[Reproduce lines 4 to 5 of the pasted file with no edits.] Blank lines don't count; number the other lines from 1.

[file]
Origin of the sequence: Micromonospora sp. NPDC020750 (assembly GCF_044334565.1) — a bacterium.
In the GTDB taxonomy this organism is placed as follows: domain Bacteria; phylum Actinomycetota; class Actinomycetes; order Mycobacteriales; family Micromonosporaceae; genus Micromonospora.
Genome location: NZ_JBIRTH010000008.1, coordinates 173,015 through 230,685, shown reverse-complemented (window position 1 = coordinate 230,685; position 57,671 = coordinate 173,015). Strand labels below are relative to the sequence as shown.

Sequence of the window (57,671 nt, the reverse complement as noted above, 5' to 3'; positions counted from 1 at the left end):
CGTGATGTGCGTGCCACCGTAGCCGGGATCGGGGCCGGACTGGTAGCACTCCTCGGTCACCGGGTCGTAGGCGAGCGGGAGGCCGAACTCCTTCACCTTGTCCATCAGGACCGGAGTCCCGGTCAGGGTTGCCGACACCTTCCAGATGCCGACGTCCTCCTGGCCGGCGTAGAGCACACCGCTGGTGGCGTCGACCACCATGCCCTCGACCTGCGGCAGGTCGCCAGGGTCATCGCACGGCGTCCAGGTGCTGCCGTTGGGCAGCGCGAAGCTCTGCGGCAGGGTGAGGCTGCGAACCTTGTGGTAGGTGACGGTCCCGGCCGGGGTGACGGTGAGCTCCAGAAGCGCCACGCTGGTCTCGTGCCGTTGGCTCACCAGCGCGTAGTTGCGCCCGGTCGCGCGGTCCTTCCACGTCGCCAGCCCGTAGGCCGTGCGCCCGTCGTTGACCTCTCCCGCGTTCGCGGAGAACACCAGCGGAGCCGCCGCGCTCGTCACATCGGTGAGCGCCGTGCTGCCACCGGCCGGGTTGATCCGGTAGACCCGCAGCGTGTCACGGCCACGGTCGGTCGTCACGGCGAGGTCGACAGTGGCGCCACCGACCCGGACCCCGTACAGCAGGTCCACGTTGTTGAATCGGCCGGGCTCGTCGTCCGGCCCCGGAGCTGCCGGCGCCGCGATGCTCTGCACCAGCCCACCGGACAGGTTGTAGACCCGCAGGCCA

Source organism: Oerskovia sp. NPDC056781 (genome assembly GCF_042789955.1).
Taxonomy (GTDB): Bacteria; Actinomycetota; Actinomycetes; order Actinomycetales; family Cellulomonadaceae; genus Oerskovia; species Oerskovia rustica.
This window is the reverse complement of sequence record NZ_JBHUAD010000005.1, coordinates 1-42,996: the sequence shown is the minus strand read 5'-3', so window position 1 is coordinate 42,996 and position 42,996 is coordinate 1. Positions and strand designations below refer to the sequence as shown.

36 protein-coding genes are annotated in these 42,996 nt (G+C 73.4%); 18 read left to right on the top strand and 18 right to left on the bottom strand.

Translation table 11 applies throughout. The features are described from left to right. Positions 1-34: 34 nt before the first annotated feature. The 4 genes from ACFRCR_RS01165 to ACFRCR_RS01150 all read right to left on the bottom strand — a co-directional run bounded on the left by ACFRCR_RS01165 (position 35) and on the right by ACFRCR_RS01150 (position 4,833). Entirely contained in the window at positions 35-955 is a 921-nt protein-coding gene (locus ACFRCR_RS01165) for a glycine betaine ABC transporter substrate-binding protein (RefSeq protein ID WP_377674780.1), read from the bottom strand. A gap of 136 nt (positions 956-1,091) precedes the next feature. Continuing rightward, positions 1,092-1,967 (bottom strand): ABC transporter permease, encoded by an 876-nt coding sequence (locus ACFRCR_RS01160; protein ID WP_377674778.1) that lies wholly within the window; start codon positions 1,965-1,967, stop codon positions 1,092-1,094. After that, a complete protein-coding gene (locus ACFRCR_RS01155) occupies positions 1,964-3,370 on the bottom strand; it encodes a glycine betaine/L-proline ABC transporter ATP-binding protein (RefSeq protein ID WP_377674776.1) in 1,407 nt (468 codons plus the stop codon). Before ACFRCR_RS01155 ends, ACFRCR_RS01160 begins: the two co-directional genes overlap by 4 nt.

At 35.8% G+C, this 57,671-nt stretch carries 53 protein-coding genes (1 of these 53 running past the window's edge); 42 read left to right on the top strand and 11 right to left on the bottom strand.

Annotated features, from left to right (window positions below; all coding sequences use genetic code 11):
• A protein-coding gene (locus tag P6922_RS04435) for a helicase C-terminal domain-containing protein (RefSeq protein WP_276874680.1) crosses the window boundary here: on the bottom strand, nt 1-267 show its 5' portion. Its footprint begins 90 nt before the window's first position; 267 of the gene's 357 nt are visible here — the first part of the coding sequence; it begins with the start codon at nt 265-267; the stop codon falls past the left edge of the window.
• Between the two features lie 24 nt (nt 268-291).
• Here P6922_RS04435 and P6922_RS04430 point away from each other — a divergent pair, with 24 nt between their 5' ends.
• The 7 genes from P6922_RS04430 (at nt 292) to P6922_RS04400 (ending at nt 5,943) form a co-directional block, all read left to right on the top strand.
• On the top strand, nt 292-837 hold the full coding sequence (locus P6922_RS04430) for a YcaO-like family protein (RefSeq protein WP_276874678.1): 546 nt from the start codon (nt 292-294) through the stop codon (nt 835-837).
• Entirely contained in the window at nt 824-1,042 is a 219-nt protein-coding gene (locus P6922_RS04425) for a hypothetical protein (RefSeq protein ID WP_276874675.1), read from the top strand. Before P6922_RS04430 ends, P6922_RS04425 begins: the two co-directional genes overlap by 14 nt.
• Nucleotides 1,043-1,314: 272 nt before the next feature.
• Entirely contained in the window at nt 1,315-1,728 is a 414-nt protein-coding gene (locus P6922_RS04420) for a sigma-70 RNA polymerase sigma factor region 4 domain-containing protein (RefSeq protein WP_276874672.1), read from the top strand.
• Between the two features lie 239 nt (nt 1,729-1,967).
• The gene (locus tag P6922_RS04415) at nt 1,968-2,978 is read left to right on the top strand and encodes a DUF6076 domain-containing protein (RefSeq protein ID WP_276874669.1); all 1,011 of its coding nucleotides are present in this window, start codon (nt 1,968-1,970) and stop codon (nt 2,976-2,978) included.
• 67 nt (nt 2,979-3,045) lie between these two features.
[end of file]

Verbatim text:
Sequence of the window (57,671 nt, the reverse complement as noted above, 5' to 3'; positions counted from 1 at the left end):
CGTGATGTGCGTGCCACCGTAGCCGGGATCGGGGCCGGACTGGTAGCACTCCTCGGTCACCGGGTCGTAGGCGAGCGGGAGGCCGAACTCCTTCACCTTGTCCATCAGGACCGGAGTCCCGGTCAGGGTTGCCGACACCTTCCAGATGCCGACGTCCTCCTGGCCGGCGTAGAGCACACCGCTGGTGGCGTCGACCACCATGCCCTCGACCTGCGGCAGGTCGCCAGGGTCATCGCACGGCGTCCAGGTGCTGCCGTTGGGCAGCGCGAAGCTCTGCGGCAGGGTGAGGCTGCGAACCTTGTGGTAGGTGACGGTCCCGGCCGGGGTGACGGTGAGCTCCAGAAGCGCCACGCTGGTCTCGTGCCGTTGGCTCACCAGCGCGTAGTTGCGCCCGGTCGCGCGGTCCTTCCACGTCGCCAGCCCGTAGGCCGTGCGCCCGTCGTTGACCTCTCCCGCGTTCGCGGAGAACACCAGCGGAGCCGCCGCGCTCGTCACATCGGTGAGCGCCGTGCTGCCACCGGCCGGGTTGATCCGGTAGACCCGCAGCGTGTCACGGCCACGGTCGGTCGTCACGGCGAGGTCGACAGTGGCGCCACCGACCCGGACCCCGTACAGCAGGTCCACGTTGTTGAATCGGCCGGGCTCGTCGTCCGGCCCCGGAGCTGCCGGCGCCGCGATGCTCTGCACCAGCCCACCGGACAGGTTGTAGACCCGCAGGCCA